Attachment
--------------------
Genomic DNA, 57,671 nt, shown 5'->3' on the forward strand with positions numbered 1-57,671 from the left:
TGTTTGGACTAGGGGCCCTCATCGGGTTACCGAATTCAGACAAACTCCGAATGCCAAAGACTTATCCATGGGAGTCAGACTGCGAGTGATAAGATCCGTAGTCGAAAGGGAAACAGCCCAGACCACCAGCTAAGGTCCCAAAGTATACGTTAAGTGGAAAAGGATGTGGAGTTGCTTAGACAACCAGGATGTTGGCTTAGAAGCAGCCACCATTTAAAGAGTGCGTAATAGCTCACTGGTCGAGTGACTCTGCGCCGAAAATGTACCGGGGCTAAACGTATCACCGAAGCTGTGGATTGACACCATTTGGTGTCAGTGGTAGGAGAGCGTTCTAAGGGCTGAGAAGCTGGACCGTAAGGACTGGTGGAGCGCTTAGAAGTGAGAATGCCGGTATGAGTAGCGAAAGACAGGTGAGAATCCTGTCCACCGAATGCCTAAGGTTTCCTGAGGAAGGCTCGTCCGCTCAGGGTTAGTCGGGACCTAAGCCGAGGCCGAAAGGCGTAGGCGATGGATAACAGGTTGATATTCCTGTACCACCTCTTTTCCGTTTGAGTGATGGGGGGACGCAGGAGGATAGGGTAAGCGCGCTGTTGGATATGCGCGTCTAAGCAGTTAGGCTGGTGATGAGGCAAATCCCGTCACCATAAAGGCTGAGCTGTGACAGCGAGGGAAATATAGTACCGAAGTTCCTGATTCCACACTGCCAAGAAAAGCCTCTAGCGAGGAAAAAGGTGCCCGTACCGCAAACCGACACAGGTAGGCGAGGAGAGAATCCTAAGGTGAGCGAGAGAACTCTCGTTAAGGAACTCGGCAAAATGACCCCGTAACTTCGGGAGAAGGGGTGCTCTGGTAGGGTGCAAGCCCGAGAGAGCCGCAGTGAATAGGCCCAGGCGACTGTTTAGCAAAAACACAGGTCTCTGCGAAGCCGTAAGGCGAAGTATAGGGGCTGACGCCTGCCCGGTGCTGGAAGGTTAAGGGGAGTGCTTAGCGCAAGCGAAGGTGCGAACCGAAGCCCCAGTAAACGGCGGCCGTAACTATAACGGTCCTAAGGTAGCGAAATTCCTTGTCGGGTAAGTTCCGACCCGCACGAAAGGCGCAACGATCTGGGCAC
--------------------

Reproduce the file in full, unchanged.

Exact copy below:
Genomic DNA, 57,671 nt, shown 5'->3' on the forward strand with positions numbered 1-57,671 from the left:
TGTTTGGACTAGGGGCCCTCATCGGGTTACCGAATTCAGACAAACTCCGAATGCCAAAGACTTATCCATGGGAGTCAGACTGCGAGTGATAAGATCCGTAGTCGAAAGGGAAACAGCCCAGACCACCAGCTAAGGTCCCAAAGTATACGTTAAGTGGAAAAGGATGTGGAGTTGCTTAGACAACCAGGATGTTGGCTTAGAAGCAGCCACCATTTAAAGAGTGCGTAATAGCTCACTGGTCGAGTGACTCTGCGCCGAAAATGTACCGGGGCTAAACGTATCACCGAAGCTGTGGATTGACACCATTTGGTGTCAGTGGTAGGAGAGCGTTCTAAGGGCTGAGAAGCTGGACCGTAAGGACTGGTGGAGCGCTTAGAAGTGAGAATGCCGGTATGAGTAGCGAAAGACAGGTGAGAATCCTGTCCACCGAATGCCTAAGGTTTCCTGAGGAAGGCTCGTCCGCTCAGGGTTAGTCGGGACCTAAGCCGAGGCCGAAAGGCGTAGGCGATGGATAACAGGTTGATATTCCTGTACCACCTCTTTTCCGTTTGAGTGATGGGGGGACGCAGGAGGATAGGGTAAGCGCGCTGTTGGATATGCGCGTCTAAGCAGTTAGGCTGGTGATGAGGCAAATCCCGTCACCATAAAGGCTGAGCTGTGACAGCGAGGGAAATATAGTACCGAAGTTCCTGATTCCACACTGCCAAGAAAAGCCTCTAGCGAGGAAAAAGGTGCCCGTACCGCAAACCGACACAGGTAGGCGAGGAGAGAATCCTAAGGTGAGCGAGAGAACTCTCGTTAAGGAACTCGGCAAAATGACCCCGTAACTTCGGGAGAAGGGGTGCTCTGGTAGGGTGCAAGCCCGAGAGAGCCGCAGTGAATAGGCCCAGGCGACTGTTTAGCAAAAACACAGGTCTCTGCGAAGCCGTAAGGCGAAGTATAGGGGCTGACGCCTGCCCGGTGCTGGAAGGTTAAGGGGAGTGCTTAGCGCAAGCGAAGGTGCGAACCGAAGCCCCAGTAAACGGCGGCCGTAACTATAACGGTCCTAAGGTAGCGAAATTCCTTGTCGGGTAAGTTCCGACCCGCACGAAAGGCGCAACGATCTGGGCAC